Short-term legal teams offer solos and small firms help when they need it

By Kimberly Atkins

The Daily Record Newswire

BOSTON, MA -- Solo practitioners or small firm attorneys facing an upcoming trial, appeal, mediation or other major project may feel like they are heading into battle alone, particularly if opposing counsel has the benefit of a larger firm's support staff.

But solos and small practices can put together legal teams -- even for short-term tasks -- that can rival their opponents', all without breaking the bank.

"I hired three full-time people to help prepare for trial," said New York solo practitioner John F. Schutty, who recently represented a client who had been wrongly convicted of rape and served more than 20 years in prison before being exonerated in a civil trial against New York City.

For some solos, the idea of going up against the legal department of the nation's largest city in a civil trial might have been daunting. But Schutty said putting together a team of qualified people to work full-time for the short term project wasn't too hard. First up: a recent law school graduate whose offer for an associate position at a large firm had been deferred for economic reasons.

"He had been working for me part-time, but after he took the bar exam, he came on full-time for two months helping me prepare for the trial," Schutty said.

Then Schutty added two paralegals to the mix, and he found himself backed by a legal team that gave him the assistance he needed to take on the Corporation Counsel of the City of New York.

"It was a document-intensive case," Schutty said. "They helped me organize and get 450 trial exhibits ready. Everything was organized so well. [After the trial] the jury complimented me on our organization and preparation."

The jury also gave him what he was looking for: an $18 million verdict in favor of his client.

Virtual help wanted

Some attorneys are under the mistaken belief that putting together a legal team requires taking on expensive contract attorneys or using pricey temp services. But there are other options. In some cases, the support a lawyer needs may just be a mouse click away.

Denise M. Annunciata is the paralegal coordinator at Virtual Paralegal Services, a Framingham, Mass.-based company that provides online-based legal support services to attorneys and firms across the country.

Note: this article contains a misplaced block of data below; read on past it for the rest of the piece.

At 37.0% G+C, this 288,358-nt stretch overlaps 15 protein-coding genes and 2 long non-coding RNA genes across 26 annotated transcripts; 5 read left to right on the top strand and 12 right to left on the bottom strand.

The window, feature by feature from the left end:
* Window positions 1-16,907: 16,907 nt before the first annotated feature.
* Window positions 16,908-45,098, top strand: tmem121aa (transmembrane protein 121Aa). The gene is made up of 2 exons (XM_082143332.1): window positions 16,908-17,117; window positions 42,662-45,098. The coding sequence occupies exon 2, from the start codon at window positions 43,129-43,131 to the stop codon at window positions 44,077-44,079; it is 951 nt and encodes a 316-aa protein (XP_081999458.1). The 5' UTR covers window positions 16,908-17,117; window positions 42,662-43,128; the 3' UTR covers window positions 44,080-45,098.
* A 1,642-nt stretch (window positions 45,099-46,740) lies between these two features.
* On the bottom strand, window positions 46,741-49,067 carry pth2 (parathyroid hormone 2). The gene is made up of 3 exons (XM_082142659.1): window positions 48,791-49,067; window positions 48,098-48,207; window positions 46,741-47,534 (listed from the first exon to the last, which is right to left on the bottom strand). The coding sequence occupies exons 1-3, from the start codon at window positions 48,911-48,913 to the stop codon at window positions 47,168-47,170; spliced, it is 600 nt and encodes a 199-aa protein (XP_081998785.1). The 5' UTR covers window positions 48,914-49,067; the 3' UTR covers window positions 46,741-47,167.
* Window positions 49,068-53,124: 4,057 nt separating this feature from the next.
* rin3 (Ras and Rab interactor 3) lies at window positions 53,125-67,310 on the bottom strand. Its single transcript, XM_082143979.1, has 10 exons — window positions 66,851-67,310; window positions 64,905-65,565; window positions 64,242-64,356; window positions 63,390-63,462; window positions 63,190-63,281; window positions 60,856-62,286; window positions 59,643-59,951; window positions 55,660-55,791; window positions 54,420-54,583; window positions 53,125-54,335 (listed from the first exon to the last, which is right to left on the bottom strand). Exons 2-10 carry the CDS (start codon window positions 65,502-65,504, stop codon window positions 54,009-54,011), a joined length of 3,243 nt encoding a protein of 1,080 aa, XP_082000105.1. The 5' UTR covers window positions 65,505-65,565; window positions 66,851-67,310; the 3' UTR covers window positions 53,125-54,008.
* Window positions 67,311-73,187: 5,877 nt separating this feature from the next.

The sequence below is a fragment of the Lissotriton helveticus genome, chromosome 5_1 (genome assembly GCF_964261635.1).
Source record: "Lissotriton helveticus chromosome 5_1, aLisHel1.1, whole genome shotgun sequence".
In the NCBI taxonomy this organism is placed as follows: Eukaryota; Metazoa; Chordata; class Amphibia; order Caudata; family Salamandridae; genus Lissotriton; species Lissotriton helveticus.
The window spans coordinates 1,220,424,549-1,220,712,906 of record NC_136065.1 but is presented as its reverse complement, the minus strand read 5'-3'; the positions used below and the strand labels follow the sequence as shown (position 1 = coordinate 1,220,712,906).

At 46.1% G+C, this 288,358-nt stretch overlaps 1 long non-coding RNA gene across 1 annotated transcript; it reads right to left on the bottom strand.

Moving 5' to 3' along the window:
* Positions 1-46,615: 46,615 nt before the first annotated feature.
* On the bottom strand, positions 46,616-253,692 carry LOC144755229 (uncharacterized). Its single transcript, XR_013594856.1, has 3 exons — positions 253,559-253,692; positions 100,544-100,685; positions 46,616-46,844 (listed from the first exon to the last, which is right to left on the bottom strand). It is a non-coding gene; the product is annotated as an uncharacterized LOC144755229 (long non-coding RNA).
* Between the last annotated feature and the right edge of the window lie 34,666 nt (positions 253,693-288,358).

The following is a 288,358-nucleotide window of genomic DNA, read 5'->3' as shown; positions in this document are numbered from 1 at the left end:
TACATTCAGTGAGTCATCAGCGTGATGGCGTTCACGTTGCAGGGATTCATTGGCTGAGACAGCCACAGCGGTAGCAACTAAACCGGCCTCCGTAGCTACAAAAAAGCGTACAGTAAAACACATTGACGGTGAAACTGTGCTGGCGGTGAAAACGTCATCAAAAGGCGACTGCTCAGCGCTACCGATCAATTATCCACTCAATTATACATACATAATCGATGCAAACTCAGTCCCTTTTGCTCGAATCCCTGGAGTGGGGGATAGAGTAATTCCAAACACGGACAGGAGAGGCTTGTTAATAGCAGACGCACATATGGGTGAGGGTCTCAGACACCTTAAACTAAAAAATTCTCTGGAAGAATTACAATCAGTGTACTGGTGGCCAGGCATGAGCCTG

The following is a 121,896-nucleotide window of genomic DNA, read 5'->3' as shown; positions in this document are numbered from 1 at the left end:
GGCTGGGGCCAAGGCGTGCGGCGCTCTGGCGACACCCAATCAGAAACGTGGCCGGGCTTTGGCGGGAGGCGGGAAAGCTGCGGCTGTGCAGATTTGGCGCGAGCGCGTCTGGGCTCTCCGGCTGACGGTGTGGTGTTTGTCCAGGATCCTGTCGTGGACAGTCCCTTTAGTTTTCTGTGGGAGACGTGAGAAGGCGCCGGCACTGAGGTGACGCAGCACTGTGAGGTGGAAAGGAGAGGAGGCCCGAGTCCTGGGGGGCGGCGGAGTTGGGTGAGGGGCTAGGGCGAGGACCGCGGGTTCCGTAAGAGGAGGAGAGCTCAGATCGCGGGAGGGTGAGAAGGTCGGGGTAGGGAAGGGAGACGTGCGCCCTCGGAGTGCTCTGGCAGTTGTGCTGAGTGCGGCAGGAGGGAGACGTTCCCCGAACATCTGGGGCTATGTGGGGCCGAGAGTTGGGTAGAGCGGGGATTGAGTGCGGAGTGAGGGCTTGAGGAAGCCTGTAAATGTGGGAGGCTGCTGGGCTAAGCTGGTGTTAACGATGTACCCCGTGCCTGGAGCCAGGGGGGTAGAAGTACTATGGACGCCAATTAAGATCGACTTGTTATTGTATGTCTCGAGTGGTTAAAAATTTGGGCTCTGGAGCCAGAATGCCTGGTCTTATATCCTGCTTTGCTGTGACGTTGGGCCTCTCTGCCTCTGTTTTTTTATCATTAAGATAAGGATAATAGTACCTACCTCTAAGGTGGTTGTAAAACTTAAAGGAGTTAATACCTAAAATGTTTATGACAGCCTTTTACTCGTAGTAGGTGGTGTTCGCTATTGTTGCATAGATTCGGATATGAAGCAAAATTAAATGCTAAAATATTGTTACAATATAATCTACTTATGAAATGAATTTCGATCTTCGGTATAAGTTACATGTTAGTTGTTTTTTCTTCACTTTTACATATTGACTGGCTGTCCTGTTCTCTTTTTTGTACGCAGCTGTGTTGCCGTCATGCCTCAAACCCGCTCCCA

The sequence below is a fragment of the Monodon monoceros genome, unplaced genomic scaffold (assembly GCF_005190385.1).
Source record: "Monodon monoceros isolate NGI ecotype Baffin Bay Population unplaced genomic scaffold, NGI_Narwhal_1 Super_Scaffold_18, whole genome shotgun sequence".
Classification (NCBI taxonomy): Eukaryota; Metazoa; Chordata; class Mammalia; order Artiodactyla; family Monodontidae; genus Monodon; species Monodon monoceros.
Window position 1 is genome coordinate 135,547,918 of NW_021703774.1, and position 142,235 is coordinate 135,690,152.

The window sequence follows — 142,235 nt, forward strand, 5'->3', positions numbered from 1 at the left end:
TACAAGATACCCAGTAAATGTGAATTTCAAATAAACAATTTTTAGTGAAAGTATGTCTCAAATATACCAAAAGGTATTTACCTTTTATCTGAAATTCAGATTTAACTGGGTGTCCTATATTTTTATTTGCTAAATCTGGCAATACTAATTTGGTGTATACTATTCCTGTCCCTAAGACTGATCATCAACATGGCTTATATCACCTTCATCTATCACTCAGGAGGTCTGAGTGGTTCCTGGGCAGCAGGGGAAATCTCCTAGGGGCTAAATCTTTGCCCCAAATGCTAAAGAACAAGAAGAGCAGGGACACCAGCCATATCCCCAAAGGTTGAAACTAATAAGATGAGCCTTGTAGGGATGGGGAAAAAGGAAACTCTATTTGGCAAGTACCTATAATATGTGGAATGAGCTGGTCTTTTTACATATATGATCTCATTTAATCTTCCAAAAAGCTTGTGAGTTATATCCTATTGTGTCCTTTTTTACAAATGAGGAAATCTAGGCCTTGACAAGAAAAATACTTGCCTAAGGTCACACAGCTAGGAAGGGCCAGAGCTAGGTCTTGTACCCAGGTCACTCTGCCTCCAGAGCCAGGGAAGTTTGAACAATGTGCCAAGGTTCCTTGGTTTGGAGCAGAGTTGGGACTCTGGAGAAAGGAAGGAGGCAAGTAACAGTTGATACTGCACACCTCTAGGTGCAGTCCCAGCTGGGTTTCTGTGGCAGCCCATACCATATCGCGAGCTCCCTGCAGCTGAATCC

"We establish a relationship with our clients so that we give them exactly what they need," she said.

Going the virtual route can make sense even for short-term help.

"Some clients might use our services regularly, but in other cases I might hear from a client once a year, or even once every two years," Annunciata said.

Online-based support services generally offer the flexibility that smaller practices need, with pricing either at an hourly rate or on a project basis.

And attorneys needn't worry that taking on short-term help will jeopardize confidentiality or cause other privacy concerns. Annunciata said her company not only has a standard agreement covering all confidentiality issues, but it also adheres to state business privacy laws, which impose strict limits on the types of information that can be disclosed. Even e-mails sent between the paralegals and clients are encrypted, she said.

Looking for help in all the right places

In a still-soft economy, finding help for a project is easier than ever, said Carolyn Elefant, a Washington-based attorney and author of the book "Solo By Choice" and the blog MyShingle. Lots of people are looking for work, even if just for the short term.

"It's unfortunate, but it really is a buyers' market, and there are a lot of people who don't have jobs who are really good," Elefant said.

A good way to find qualified candidates is to check the listservs of local and state bar associations and attorney organizations. Many lawyers offer services ranging from document review to legal research and writing and trial exhibit preparation. They can also often work virtually, giving their attorney clients a big boost -- even during trial.

"One potential benefit of those who work virtually is that you can be in a courtroom, and if an issue comes up, you can break and have them do spot research for you," Elefant said.

Good help can also be found in unusual places.

"One option is Craigslist," Elefant said of the free online listing service. "There are, of course, a lot of caveats. I have had some amazing luck on Craigslist, and I have had some not-very-good luck. You have got to be laser-specific in putting up your ad. [I] was really specific about the level and experience and background that I was looking for."

Published: Fri, Feb 4, 2011